This morning’s markets are ugly. That is nothing new for the year. There is a good chance you are feeling pretty lousy about your portfolio and your actions, or inaction, to-date. That is completely understandable. But as I said in this podcast with Aaron Watson you should cut yourself some slack. Ravi Varghese at The Insecurity Analyst writes:

You are not your investments. Thinking otherwise puts us at risk of committing a mortal sin of investing, if we allow defensiveness to cloud our scrutiny of a prior decision.

And by the way, the same logic should apply when your investments are doing great. Congratulations on the victory – but you’re still not your investments.

If you somehow think you are having a tougher time than everyone else take a step back. Noted hedge fund manager Bill Ackman is reportedly down some 18.6% year-to-date and that does not take into account this morning’s ugliness. In short, investing is a challenge for everyone including professional investors. As Urban Carmel wrote in a post last year at The Fat Pitch:

We can summarize by saying that everyone is bad at this. No one is good at figuring out whether stocks or indices or economies are going higher or lower.

Therefore, a suggestion: let’s focus attention on ourselves and what we can do better. We can’t change what others are doing but we can improve what we do.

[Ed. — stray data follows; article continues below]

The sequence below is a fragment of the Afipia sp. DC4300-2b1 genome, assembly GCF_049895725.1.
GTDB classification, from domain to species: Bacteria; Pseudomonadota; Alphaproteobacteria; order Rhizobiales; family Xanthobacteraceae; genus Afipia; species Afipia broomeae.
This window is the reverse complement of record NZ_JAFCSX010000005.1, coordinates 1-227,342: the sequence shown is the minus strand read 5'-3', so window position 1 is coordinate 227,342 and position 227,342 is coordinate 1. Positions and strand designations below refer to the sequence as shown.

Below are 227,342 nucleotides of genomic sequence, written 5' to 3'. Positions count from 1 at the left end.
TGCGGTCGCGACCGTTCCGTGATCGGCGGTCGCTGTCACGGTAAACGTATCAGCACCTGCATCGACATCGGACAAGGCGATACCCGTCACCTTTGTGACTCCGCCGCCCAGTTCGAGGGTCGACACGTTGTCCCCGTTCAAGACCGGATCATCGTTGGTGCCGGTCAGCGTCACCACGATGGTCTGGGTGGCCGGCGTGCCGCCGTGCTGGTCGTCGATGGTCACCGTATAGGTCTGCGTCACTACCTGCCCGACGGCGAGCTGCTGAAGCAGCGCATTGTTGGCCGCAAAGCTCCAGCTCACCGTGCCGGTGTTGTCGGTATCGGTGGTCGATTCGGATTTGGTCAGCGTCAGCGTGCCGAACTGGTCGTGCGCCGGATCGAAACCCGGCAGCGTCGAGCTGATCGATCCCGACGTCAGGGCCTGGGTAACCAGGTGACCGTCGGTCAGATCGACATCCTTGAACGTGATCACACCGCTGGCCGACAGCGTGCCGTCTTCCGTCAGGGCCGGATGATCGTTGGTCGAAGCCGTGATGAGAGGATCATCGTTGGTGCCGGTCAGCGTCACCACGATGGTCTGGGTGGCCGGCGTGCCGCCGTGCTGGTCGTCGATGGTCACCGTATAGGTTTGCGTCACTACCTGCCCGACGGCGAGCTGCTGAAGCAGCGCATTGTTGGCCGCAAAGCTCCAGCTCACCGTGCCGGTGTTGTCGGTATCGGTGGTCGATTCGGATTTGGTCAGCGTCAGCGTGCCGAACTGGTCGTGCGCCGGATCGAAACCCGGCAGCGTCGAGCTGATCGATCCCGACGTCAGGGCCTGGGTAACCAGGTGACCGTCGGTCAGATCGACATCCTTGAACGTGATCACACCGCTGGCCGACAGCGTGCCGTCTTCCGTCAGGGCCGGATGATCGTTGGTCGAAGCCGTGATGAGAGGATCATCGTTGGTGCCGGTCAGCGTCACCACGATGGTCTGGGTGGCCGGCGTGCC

It is easy at times like this to turn to so-called “authority figures” like you see on CNBC, Fox Business and Bloomberg. This despite the fact that their track records are at best, sketchy. Daniel Sotiroff at The Personal Finance Engineer writes:

Although we seek advice and validation from others, Miligram’s work establishes a need for us to take responsibility for our own actions. At the end of the day we’re ultimately the ones pushing the metaphorical shock button. However, when we’ve knowingly done something wrong it can be very difficult to admit our errors.

No one, especially some on on TV, is all that great at investing. That is our lot in life. We humans are simply not wired for the ups and downs of the stock market. That is okay. We are however able to take responsibility for our actions. And most importantly forgive ourselves for our mistakes and look forward to better times down the road.